Meet a VC: Brendan Wallace & Brad Greiwe .

Nasdaq highlights the venture capitalists that built the startup landscape we know today. This week, meet the Founders of Fifth Wall.

Meet a VC: Brendan Wallace & Brad Greiwe

Fifth Wall Ventures Brendan Wallace and Brad Griewe

Brendan Wallace & Brad Griewe, Founders of Fifth Wall Ventures

Brendan Wallace is a Co-founder and Managing Partner at Fifth Wall. Brendan was Co-founder & CEO of Identified, a data & analytics company focused on workforce optimization that raised $33 million of venture capital and was acquired by Workday (WDAY) in 2014. Brendan co-founded Cabify, the largest ridesharing service in Latin America. Brendan has been an active angel investor and manages one of the largest syndicates on AngelList, having led over 60 angel investments including Bonobos, Dollar Shave Club, Earnest, Philz Coffee and Zenefits.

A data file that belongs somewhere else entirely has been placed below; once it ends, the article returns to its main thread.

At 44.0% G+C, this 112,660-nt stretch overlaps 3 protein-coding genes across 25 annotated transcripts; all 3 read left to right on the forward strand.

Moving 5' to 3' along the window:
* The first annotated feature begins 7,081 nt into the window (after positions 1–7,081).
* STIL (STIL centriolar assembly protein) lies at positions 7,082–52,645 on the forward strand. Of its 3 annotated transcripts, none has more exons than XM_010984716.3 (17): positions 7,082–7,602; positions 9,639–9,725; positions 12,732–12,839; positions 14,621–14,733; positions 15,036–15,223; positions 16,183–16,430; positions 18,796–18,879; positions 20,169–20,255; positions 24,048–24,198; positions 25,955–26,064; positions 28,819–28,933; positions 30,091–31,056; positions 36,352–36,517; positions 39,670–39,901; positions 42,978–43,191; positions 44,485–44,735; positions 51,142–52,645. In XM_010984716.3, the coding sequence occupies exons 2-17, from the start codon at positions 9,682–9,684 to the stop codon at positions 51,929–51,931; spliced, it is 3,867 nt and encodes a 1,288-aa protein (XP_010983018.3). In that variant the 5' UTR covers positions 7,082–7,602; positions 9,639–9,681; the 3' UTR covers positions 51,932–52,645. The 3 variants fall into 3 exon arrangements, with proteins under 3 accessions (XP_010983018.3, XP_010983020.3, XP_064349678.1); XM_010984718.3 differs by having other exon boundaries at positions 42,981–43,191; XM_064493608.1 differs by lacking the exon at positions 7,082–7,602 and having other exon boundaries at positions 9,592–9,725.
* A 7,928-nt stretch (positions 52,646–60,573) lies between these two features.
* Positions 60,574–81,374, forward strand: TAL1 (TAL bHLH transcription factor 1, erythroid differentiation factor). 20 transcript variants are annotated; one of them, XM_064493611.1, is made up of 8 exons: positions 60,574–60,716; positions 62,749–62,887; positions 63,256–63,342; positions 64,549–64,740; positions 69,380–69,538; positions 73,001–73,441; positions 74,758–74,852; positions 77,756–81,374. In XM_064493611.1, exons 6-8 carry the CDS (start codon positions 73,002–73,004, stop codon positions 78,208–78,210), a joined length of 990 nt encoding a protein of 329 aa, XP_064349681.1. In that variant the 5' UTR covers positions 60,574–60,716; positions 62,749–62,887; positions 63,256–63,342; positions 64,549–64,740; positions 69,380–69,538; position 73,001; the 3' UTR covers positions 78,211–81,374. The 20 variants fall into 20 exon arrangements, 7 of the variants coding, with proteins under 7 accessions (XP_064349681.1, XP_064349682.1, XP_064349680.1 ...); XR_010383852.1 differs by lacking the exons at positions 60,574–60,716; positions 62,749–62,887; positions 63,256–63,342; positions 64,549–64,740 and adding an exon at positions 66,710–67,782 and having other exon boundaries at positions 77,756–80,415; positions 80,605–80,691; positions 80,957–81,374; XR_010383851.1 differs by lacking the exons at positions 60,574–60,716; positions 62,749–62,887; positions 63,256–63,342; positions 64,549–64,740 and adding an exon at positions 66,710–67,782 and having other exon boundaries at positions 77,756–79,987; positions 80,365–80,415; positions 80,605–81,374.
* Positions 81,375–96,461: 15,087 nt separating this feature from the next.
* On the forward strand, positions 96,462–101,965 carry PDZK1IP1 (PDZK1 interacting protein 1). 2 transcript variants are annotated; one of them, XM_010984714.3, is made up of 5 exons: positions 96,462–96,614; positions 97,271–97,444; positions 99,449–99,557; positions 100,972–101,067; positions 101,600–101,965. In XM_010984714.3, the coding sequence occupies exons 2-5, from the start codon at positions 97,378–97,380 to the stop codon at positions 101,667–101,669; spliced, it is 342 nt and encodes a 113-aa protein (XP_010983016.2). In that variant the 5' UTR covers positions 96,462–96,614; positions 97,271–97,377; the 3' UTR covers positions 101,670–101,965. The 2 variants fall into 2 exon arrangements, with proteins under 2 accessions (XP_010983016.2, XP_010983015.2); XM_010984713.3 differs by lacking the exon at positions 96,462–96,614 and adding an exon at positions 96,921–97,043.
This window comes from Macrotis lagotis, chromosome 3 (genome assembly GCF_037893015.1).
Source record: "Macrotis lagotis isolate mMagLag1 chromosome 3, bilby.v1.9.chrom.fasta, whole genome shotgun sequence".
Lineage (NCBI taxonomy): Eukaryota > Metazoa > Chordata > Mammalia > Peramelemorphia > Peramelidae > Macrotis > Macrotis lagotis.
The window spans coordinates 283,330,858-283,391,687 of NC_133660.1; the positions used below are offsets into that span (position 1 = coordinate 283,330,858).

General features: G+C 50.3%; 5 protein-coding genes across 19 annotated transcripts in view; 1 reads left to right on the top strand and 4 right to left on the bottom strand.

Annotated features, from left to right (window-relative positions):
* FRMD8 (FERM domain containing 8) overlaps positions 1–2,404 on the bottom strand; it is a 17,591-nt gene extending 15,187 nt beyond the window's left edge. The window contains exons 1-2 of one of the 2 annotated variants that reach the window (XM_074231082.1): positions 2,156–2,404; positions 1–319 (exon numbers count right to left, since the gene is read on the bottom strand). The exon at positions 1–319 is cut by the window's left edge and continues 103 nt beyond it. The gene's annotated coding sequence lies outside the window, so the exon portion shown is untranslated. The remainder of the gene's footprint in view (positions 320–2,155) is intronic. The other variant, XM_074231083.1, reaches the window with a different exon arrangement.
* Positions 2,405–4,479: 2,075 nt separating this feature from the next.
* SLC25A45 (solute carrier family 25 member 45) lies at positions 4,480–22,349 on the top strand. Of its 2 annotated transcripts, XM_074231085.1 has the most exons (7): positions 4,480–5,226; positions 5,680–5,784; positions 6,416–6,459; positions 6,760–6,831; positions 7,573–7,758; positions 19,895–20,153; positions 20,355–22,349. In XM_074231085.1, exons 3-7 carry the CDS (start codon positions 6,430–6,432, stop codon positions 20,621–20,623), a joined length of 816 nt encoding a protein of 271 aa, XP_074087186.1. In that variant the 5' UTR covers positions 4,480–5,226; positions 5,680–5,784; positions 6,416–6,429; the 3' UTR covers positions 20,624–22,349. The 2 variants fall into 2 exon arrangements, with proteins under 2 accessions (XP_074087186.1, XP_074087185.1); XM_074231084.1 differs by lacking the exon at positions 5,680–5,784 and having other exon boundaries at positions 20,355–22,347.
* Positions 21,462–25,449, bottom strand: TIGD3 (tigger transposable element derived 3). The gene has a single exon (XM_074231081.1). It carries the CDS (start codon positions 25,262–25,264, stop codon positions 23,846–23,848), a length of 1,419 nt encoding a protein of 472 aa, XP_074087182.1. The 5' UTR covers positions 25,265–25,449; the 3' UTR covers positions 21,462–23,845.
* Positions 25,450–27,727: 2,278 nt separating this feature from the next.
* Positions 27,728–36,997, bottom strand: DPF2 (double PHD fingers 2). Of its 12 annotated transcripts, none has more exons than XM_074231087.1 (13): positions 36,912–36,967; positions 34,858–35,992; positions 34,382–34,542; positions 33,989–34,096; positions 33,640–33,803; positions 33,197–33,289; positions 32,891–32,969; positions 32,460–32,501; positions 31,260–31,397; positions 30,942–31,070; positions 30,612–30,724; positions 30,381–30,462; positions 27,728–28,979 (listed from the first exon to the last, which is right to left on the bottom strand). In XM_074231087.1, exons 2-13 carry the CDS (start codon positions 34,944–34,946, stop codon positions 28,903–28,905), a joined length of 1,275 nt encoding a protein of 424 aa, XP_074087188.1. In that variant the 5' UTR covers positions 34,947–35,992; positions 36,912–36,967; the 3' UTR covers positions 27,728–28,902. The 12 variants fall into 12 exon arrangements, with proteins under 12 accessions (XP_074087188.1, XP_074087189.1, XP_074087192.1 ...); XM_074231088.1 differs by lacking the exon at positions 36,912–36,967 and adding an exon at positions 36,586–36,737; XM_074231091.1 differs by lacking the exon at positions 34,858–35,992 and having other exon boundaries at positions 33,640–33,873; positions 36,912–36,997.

Brad Greiwe is Co-Founder & Managing Partner at Fifth Wall. Brad is a Co-founder and Managing Partner at Fifth Wall. Brad is a Co-founder of Invitation Homes (NYSE: INVH), a multi-billion dollar owner and operator of single family rental properties backed by The Blackstone Group. He served as CTO and developed a proprietary technology stack to support the valuation, acquisition, rehabilitation, leasing, and professional management of 50,000+ homes in 13 major markets across the U.S. and helped Invitation Homes become the most dominant technology-forward brand in the single family rental category.

How did get your start in the venture capital community?

When thinking about how to build a new model of venture capital, we saw a lot of undifferentiated, generalist VCs fighting for dealflow and often “winning on price” in an increasingly competitive VC market. These generalist VCs lacked the deep industry expertise and relationships to truly add value to their portfolio companies in particular industries. Real estate technology, as one of the largest subsectors of the tech industry, was perhaps the most obvious example of this: generalist VCs couldn’t really help early stage real estate technology companies grow and scale. Entrepreneurs didn’t just need capital they needed strategic partners that could truly help them scale. And yet we couldn’t identify a single real estate technology focused VC fund, despite the fact that real estate technology has produced many of the largest private companies of the last decade like WeWork and Airbnb.